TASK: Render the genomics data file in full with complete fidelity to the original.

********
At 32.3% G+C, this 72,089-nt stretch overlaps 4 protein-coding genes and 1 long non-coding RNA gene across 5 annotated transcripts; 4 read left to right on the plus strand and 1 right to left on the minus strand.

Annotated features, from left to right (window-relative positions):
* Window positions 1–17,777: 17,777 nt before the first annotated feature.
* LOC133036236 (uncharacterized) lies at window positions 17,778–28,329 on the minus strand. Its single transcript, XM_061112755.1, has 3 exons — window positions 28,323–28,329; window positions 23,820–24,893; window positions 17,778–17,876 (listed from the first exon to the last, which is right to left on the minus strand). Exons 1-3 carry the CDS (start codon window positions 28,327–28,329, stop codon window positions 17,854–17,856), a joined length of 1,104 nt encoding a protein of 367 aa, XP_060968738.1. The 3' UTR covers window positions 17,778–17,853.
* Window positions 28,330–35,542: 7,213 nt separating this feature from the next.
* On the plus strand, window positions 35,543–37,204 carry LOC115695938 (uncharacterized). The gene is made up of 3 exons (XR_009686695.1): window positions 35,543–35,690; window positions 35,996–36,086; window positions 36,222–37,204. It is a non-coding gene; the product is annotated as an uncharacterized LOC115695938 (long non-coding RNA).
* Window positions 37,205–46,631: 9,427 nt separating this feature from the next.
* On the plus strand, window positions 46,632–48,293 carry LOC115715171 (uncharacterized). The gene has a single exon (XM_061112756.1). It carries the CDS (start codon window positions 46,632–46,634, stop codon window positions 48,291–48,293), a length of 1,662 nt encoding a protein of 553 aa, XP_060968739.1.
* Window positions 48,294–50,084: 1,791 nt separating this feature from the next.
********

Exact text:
At 32.3% G+C, this 72,089-nt stretch overlaps 4 protein-coding genes and 1 long non-coding RNA gene across 5 annotated transcripts; 4 read left to right on the plus strand and 1 right to left on the minus strand.

Annotated features, from left to right (window-relative positions):
* Window positions 1–17,777: 17,777 nt before the first annotated feature.
* LOC133036236 (uncharacterized) lies at window positions 17,778–28,329 on the minus strand. Its single transcript, XM_061112755.1, has 3 exons — window positions 28,323–28,329; window positions 23,820–24,893; window positions 17,778–17,876 (listed from the first exon to the last, which is right to left on the minus strand). Exons 1-3 carry the CDS (start codon window positions 28,327–28,329, stop codon window positions 17,854–17,856), a joined length of 1,104 nt encoding a protein of 367 aa, XP_060968738.1. The 3' UTR covers window positions 17,778–17,853.
* Window positions 28,330–35,542: 7,213 nt separating this feature from the next.
* On the plus strand, window positions 35,543–37,204 carry LOC115695938 (uncharacterized). The gene is made up of 3 exons (XR_009686695.1): window positions 35,543–35,690; window positions 35,996–36,086; window positions 36,222–37,204. It is a non-coding gene; the product is annotated as an uncharacterized LOC115695938 (long non-coding RNA).
* Window positions 37,205–46,631: 9,427 nt separating this feature from the next.
* On the plus strand, window positions 46,632–48,293 carry LOC115715171 (uncharacterized). The gene has a single exon (XM_061112756.1). It carries the CDS (start codon window positions 46,632–46,634, stop codon window positions 48,291–48,293), a length of 1,662 nt encoding a protein of 553 aa, XP_060968739.1.
* Window positions 48,294–50,084: 1,791 nt separating this feature from the next.